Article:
Skin-Like Wireless Wearables – From Premature Babies in the NICU to Patients with COVID-19
Recent global events are reshaping the geopolitical and socio-economic landscape in ways that will likely alter research priorities for at least a generation – a broad consensus is that long-term solutions to the underlying societal challenges will only occur through innovative technologies and advanced medicines, as life-saving diagnostics, digital biosensors, therapeutics and preventatives. This talk will outline work that intersects with essential unmet needs in this broader context, specifically in the form of skin-like wireless wearables for continuous monitoring of physiological status with clinical-grade precision. The focus is on foundational ideas in materials, design and manufacturing, with examples of devices designed for patient populations that range from premature babies in neonatal intensive care units to COVID-19 patients in the hospital and the home – both deployed locally within the medical complex here in Chicago and globally in clinics across lower and middle income countries in Africa and Central America.
Speaker: Professor John A. Rogers, Northwestern University
John A. Rogers is the Simpson/Querrey Professor of Materials Science and Engineering, Biomedical Engineering and Medicine at Northwestern University, where he is also Director of the Institute for Bioelectronics. He has published more than 750 papers, he is a co-inventor on more than 100 patents and he has co-founded several successful technology companies. His research has been recognized by many awards, including a MacArthur Fellowship (2009), the Lemelson-MIT Prize (2011) and the Benjamin Franklin Medal (2019). He is a member of the National Academy of Engineering, the National Academy of Sciences, the National Academy of Medicine and the American Academy of Arts and Sciences.
Digital Twins: Challenges and Opportunities in Various Industries
Various industries such as Manufacturing, Energy and Utilities, Automotive, Aerospace and Defense, Logistics and Transportation, and Building Management, have proposed the use of Digital Twins to aid the Design, Analysis, Build, Manufacturing and Operations phases of asset-intensive industries. Digital Twins have a physical asset, a virtual asset (a simulation model of the asset), and a two-way information flow between the physical and virtual worlds using an IOT platform. While most companies use data-based analytics and machine learning to build Digital Twins, they require lots of training data and the accuracy is limited to the observed data. Some industries have started using physics based simulation to build digital twins and while these approaches are accurate they require long computation times to deploy. Most recently, companies are using Hybrid approaches combining data-based analytics and physics-based approaches to build these digital twins that are very accurate and require less training data, and drive high operational efficiency of assets and process industries and manufacturing plants. In this talk we will discuss the challenges and opportunities of digital twins in various industries and the latest research approaches.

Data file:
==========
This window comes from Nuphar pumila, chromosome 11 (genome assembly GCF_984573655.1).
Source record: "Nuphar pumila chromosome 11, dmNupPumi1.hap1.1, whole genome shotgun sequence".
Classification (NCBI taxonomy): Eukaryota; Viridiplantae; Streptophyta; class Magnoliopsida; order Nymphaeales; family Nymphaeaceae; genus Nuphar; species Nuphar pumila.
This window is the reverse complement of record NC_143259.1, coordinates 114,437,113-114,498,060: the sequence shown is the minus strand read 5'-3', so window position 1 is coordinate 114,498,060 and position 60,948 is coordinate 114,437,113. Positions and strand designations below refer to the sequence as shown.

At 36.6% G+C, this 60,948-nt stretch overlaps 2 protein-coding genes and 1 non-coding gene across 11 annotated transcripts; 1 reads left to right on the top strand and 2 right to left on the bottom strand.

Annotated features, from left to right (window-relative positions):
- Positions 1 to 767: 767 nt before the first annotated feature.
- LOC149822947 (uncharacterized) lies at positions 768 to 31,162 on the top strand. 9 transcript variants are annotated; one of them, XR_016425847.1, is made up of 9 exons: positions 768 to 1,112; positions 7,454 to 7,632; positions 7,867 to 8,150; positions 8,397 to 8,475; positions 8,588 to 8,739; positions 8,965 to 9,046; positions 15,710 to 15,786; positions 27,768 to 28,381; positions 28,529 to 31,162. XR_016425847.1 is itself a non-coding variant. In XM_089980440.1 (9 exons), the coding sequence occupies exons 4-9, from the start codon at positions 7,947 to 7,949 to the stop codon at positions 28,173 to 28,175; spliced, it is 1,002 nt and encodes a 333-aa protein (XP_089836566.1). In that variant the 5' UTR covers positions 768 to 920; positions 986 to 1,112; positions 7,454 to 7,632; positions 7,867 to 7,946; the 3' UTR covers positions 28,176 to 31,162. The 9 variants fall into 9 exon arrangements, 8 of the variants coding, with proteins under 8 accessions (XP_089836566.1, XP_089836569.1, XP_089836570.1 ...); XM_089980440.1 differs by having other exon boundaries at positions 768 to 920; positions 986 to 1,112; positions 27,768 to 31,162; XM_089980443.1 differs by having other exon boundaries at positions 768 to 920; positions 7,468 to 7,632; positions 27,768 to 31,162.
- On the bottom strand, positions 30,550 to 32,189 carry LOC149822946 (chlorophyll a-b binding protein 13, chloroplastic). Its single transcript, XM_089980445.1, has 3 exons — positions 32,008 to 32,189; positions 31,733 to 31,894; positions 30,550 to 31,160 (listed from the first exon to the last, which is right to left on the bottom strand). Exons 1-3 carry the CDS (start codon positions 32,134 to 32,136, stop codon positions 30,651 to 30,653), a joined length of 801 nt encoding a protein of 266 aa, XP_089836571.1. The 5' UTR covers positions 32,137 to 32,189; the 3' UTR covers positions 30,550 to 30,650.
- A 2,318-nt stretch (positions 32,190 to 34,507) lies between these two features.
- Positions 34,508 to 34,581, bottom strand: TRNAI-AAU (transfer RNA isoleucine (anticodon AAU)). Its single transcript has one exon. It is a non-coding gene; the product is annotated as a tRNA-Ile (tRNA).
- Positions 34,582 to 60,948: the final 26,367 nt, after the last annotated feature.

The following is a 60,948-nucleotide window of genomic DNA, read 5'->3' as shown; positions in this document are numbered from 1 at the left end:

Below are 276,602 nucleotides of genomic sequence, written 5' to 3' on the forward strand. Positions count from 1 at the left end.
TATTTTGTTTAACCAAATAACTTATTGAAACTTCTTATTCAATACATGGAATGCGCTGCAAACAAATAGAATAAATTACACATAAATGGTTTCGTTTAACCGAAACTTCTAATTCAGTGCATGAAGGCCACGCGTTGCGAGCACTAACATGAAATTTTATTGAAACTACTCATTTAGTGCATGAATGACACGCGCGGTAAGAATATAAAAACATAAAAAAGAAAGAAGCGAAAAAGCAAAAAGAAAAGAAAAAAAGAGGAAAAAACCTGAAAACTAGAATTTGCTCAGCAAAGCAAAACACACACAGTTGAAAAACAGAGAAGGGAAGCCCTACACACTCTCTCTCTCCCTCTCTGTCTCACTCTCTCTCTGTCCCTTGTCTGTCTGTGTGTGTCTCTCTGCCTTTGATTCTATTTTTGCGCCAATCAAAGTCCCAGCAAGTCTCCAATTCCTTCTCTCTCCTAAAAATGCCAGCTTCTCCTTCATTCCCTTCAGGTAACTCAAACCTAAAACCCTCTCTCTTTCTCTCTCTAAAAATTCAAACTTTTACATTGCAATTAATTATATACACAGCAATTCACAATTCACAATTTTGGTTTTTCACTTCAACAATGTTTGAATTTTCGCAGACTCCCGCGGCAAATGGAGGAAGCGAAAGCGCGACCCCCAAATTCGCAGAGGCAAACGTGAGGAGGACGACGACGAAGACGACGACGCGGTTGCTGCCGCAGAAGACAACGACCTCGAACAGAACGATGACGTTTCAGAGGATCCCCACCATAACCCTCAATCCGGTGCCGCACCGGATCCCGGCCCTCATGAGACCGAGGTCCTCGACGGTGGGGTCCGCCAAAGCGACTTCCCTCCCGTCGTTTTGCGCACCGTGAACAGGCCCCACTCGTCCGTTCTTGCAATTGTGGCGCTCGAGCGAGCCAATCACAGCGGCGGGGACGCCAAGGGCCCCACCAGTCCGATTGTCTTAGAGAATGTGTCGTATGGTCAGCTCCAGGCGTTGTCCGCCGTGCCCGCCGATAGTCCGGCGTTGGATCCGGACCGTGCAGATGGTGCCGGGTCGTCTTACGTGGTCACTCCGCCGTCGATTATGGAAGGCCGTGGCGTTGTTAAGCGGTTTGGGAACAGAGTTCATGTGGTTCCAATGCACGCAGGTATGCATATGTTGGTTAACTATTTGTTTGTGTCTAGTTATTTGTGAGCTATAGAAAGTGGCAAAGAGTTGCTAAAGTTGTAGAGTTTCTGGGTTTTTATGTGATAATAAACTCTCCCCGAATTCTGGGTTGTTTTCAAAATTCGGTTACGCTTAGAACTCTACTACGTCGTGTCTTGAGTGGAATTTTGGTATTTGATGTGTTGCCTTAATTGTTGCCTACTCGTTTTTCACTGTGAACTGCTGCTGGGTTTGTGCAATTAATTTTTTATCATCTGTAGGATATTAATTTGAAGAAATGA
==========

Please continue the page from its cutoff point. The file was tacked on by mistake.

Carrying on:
Speaker: Dr. Prith Banerjee, CTO, ANSYS
Prith Banerjee is Chief Technology Officer at ANSYS, a leader in engineering simulation. In this role, he leads the evolution of ANSYS’ technology and champions the company’s next phase of innovation and growth. Prior to that, he was Executive Vice President and Chief Technology Officer of Schneider Electric. Formerly, he was Managing Director of Global Technology R&D at Accenture. Earlier, he was Chief Technology Officer and Executive Vice President of ABB. Earlier, he was Senior Vice president of Research and Director of HP Labs. Formerly, he was Dean of the College of Engineering at the University of Illinois at Chicago. Formerly he was the Walter P. Murphy Professor and Chairman of ECE at Northwestern University. Prior to that, he was professor of ECE at the University of Illinois. In 2000, he was Founding CEO of AccelChip which was sold to Xilinx Inc. in 2006. During 2005-2011, he was Founder, Chairman and Chief Scientist of BINACHIP. His research interests are in electronic design automation, and parallel computing, and he is the author of about 350 research papers. He has also supervised 37 Ph.D. students.
Banerjee currently serves on the Board of Directors of Cubic Corporation and Software Motor Company. In the past, he has served on Boards for Cray, Inc., the Anita Borg Institute, the Computer Science Board of the National Academy of Engineering and the Technical Advisory Boards of Ambit, Atrenta , Calypto, and Cypress. He was listed in the FastCompany list of 100 top business leaders in 2009. He is a Fellow of the AAAS, ACM and IEEE and a recipient of the 1996 ASEE Terman Award and the 1987 NSF Presidential Young Investigator Award. He received a B.Tech. (President’s Gold Medalist) in electronics engineering from the Indian Institute of Technology, Kharagpur, and an M.S. and Ph.D. in electrical engineering from the University of Illinois, Urbana.